My wife Peggy and I were supposed to spend a week in Paris, France visiting friends later this month. Due to circumstances beyond our control, we had to cancel the trip:-(
We did manage, however, to make it to her family reunion in early May, held this year in Texas. On the drive to the dude ranch where the reunion took place, I noticed on the map that there was also a Paris in Texas. And, doggone it, I was going to get to Paris (any Paris!) in May come hell or haute d’eau.
So, after the reunion, I slipped off for a couple of days to shoot the other Paris. For a rundown on what I found, how it’s inspired a new project, and how I lit my new friend Ray in front of the Texas version of the Eiffel Tower using only my emergency “family reunion group shot lighting kit,” hit the jump.
First, you have to know that Peggy has a LARGE family (here’s this year’s shot) and being the “photographer-in-law,” it falls upon me to do the annual shot.
Most of the time I can get it done outdoors, but I always throw an extra flash and a lightstand in with my usual kit, just in case we have to do something indoors.
Fortunately, this year, the weather cooperated and we did it with flash fill on camera and a remote control. But that meant I had two flashes, one lightstand, and my Portable Softlight setup, which came in handy later on.
So what’s to see in Paris, TX? Well, an incredible privately-owned museum full of top flight American art (it ain’t the Louvre, but it is amazing), a cool winery, a great French-style bakery, some down home Bluegrass music, Jesus in Cowboy boots (don’t ask…just check out the multimedia slideshow , in fact check out that whole section it’s just been updated), a 65-foot-high Eiffel Tower topped with a cowboy hat, and some really, really friendly folks like Ray, the cowboy in the opening shot.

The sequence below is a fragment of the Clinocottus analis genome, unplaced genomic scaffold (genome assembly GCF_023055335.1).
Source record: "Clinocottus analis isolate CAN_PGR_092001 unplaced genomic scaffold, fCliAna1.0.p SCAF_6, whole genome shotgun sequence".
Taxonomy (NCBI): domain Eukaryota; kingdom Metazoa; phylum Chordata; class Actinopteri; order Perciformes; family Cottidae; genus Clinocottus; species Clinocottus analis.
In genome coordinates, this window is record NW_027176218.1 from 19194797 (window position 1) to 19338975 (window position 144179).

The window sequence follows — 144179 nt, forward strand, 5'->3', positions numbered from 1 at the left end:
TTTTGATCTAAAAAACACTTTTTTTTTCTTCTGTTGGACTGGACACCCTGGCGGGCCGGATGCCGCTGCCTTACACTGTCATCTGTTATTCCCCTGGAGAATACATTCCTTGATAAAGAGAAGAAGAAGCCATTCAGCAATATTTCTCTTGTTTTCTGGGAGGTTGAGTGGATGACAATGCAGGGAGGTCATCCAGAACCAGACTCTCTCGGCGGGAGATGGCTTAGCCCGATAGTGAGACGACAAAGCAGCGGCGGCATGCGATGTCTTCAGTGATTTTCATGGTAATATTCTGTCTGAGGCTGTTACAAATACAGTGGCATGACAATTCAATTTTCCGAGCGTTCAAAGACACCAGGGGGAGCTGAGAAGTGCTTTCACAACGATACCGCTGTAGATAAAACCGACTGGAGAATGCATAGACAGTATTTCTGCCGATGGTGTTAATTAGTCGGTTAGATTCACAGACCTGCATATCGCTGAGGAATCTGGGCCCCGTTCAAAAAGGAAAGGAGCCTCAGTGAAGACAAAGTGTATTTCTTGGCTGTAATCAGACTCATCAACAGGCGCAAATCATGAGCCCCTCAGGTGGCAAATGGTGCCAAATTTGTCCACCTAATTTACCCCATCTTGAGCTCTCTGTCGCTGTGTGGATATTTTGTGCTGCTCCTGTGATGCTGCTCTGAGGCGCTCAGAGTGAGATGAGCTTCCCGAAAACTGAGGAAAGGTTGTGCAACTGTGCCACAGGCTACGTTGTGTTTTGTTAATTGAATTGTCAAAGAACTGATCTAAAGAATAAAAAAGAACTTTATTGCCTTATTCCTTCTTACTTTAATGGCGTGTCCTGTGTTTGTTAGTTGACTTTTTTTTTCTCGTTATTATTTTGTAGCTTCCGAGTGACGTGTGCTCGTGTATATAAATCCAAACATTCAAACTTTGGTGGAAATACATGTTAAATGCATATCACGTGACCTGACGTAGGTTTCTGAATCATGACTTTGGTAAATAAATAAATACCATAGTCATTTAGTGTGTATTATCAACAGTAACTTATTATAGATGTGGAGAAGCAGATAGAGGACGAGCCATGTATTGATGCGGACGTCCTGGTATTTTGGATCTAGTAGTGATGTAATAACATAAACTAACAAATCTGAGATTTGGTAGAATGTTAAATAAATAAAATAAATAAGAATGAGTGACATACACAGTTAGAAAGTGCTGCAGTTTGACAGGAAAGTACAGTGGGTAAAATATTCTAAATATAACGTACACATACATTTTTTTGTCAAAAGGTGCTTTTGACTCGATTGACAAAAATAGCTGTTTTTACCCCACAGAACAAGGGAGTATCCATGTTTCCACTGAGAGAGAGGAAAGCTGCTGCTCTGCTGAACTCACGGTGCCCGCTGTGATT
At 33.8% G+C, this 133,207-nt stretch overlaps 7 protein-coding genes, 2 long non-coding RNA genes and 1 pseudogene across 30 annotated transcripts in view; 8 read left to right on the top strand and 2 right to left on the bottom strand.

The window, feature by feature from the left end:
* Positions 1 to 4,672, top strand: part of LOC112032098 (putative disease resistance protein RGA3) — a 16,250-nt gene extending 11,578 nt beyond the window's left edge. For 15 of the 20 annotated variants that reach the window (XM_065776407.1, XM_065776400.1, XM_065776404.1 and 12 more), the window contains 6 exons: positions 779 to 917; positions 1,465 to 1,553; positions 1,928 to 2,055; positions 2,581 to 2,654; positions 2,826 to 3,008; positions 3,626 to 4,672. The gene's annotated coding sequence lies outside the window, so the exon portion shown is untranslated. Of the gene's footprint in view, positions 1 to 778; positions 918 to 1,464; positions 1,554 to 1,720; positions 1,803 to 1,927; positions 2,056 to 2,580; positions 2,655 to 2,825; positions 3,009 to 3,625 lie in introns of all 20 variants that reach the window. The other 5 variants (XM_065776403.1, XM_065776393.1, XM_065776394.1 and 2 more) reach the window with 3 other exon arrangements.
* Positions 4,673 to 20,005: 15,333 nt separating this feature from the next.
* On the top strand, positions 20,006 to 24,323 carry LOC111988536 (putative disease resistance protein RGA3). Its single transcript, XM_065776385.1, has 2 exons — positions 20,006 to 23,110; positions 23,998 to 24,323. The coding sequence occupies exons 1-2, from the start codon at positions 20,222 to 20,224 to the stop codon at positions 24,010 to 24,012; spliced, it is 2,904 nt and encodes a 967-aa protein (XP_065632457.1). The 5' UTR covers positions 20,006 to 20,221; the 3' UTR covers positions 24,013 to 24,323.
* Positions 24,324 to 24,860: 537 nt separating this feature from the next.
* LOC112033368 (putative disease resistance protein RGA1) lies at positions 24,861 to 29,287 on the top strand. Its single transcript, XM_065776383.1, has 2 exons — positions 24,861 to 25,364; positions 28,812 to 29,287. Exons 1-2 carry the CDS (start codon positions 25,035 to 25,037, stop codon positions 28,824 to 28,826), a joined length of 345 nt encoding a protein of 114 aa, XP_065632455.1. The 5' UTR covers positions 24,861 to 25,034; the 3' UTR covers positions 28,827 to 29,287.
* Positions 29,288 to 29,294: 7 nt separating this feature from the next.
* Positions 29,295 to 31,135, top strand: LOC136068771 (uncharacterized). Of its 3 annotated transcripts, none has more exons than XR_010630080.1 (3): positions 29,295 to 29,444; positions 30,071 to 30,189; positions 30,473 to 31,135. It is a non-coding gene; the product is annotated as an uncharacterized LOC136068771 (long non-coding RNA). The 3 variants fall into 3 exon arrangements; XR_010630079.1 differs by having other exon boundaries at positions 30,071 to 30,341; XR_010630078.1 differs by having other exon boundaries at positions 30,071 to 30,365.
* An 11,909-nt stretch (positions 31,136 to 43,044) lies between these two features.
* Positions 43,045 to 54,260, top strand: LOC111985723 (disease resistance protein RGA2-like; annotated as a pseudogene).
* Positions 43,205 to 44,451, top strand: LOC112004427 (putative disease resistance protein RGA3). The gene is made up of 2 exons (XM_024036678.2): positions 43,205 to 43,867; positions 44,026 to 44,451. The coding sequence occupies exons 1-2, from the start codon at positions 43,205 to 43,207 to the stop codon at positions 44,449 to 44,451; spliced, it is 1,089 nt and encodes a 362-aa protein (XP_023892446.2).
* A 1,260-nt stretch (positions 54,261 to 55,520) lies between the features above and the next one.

I persuaded Ray to come out one evening at dusk with his lariat. It was a hazy gray evening, so I put the WB on tungsten to pump up the blue in the sky and then gelled the main flash (the one on Ray) with an 85B filter from the handy Lumiquest FXtra filter holder.
The town actually lights the tower, but all the light is focused on the cowboy hat (hey, we’re in Texas, remember). So I put one unfiltered SB 800 on a stand off-camera left between Ray and the tower, and aimed the light at the middle to lower section of the structure to even the light out.
Then Ray and I moved back until he was about as big in the frame as the tower, and I lit him with the gelled, off-camera SB 800 bounced through a small white umbrella (see the Pages entry Portable Soft Light for a look at this rig) held in my left hand. I used the pop up flash of the D90 as the controller, setting the tower light at 1/2 power and the umbrella light at just a skosh under 1/8th power using Nikon’s Creative Lighting System in the manual mode. 1/8th second, f/4, ISO 400.
Then it was a matter of Ray swinging the lariat and me shooting as fast as those puppies would recycle to get a frame where the rope was behaving somewhat. Ray had the patience of a saint, and the roping skills of a rodeo champion. That nice little kicker light on Ray’s left side? I’d like to take credit for it, but it was what I call “streetlight seredipity.”
My experience in Paris gave me an idea for a small side project this year: Around the World in Fifty States (I’ve already got the domain name!). With a lot of domestic travel lined up this year, whenever I’m close to a foreign sounding place, I’m going to pop in and give it a look: Moscow, Idaho, and Venice, California are two places on my radar.
Speaking of radar, the piece de resistance of my little European excursion into the Lone Star state came on the return trip, when I got pulled over for speeding in (I kid you not) Italy, Texas! A whopping $184 fine for going 11 miles over the limit (oh yeah, everything is bigger in Texas). It really made me feel, as they say in Roman slang, like scamorza!